NYC Lays Down Social Media Rules for Teachers
Social media holds enormous potential as a teaching tool, but also some obvious pitfalls, including the possibility of inappropriate teacher-student interaction (which of course exists independently of social media). On that note, in recent years there have been several dozen incidents involving inappropriate behavior by teachers using social media in New York City alone. Now, to keep the pedagogical relationship and lines of authority clear, New York City’s Department of Education has issued a set of guidelines for teachers who use social media for educational purposes.
First and foremost, public school teachers are not allowed to interact with students through their own personal social profile pages -- however, they may set up separate profile pages specifically for classroom use, provided they get approval from a supervisor. Meanwhile parents will probably also have to sign a consent form to allow their children to interact with their teachers via social media (in fact, in many cases -- for example, for teachers of younger children -- social media may be useful primarily as a tool for communicating with parents).
As far as what goes on via social media, the rules are commonsensical: “If a particular type of behavior is inappropriate in the classroom or a professional workplace, then that behavior is also inappropriate on the professional social media site.” With this in mind, teachers should have “no expectation of privacy” when interacting with students via social media, as administrators will be watching for transgressions.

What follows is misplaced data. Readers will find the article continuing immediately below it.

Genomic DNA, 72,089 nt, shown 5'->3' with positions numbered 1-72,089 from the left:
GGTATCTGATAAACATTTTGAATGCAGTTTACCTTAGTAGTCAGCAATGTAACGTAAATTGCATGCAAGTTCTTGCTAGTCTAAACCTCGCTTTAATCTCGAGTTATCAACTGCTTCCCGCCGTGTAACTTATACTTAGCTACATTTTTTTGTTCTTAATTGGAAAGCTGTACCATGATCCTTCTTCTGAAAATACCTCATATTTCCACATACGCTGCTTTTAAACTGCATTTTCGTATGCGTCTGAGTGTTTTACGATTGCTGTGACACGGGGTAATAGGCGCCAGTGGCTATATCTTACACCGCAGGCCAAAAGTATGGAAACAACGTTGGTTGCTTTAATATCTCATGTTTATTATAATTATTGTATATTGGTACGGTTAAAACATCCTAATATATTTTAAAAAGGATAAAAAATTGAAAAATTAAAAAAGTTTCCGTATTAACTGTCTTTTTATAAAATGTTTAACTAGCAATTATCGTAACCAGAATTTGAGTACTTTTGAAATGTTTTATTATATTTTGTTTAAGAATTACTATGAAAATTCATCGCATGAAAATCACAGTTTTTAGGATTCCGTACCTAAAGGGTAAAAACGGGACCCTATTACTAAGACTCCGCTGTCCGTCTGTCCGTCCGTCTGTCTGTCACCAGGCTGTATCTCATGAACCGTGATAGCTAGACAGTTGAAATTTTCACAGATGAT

Beginning in May, the NYC DOE will hold training sessions for teachers about the best way to use social media for teaching -- along with reminders about what constitutes questionable or inappropriate behavior. Part of the training will focus on maintaining the necessary distance and authority required for effective teaching. Teachers are also advised to give students emotional space by avoiding looking at their personal Facebook pages.